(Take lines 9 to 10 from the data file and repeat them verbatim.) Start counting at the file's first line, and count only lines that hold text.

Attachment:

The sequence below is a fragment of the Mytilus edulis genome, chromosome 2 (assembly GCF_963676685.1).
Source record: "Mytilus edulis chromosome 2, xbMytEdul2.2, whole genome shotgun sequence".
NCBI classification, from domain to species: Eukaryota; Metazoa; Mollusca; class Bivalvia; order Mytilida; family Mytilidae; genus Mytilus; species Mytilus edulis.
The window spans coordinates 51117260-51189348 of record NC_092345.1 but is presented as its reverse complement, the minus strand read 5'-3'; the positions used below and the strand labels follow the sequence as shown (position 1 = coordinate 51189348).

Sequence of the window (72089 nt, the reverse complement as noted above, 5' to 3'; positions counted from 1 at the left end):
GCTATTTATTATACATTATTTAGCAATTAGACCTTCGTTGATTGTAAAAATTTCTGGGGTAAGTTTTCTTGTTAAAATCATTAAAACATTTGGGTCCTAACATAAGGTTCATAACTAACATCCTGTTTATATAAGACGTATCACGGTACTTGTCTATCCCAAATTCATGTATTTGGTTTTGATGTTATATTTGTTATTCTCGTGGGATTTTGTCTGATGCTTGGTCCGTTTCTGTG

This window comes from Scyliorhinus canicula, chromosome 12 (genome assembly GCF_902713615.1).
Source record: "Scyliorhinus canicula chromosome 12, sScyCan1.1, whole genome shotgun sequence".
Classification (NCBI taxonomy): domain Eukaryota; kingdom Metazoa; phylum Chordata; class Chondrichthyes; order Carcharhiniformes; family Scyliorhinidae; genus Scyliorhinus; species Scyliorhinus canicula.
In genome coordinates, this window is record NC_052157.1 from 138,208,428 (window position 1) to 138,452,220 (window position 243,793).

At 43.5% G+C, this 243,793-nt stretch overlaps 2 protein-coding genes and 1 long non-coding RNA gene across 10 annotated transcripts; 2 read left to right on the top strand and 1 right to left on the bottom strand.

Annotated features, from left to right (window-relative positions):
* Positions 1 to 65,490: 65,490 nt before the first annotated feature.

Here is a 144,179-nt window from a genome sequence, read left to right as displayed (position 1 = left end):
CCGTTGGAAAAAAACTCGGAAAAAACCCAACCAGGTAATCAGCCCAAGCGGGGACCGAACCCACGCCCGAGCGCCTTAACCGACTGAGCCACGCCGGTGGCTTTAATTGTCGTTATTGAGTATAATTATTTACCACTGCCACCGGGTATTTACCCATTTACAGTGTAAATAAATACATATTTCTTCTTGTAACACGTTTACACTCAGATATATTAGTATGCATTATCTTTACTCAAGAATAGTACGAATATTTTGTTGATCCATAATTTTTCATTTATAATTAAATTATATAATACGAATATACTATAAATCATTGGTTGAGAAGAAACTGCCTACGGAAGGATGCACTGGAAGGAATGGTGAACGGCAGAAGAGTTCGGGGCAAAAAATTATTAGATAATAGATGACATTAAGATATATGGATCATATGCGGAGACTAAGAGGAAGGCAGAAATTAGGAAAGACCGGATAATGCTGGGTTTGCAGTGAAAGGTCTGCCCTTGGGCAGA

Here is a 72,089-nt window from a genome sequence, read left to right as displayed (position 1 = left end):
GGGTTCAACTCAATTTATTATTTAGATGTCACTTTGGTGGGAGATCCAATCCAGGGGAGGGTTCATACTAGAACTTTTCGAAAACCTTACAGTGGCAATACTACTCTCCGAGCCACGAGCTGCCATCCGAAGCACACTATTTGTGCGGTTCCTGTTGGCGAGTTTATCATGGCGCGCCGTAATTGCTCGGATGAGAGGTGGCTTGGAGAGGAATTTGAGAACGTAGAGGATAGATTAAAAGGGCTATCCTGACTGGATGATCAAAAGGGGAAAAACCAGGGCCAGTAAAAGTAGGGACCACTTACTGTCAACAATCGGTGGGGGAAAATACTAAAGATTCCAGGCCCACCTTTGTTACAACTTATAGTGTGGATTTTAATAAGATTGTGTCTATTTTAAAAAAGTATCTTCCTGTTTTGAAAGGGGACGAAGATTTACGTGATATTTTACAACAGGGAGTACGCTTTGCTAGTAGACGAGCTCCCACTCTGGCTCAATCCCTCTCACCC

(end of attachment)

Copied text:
Classification (NCBI taxonomy): domain Eukaryota; kingdom Metazoa; phylum Chordata; class Chondrichthyes; order Carcharhiniformes; family Scyliorhinidae; genus Scyliorhinus; species Scyliorhinus canicula.
In genome coordinates, this window is record NC_052157.1 from 138,208,428 (window position 1) to 138,452,220 (window position 243,793).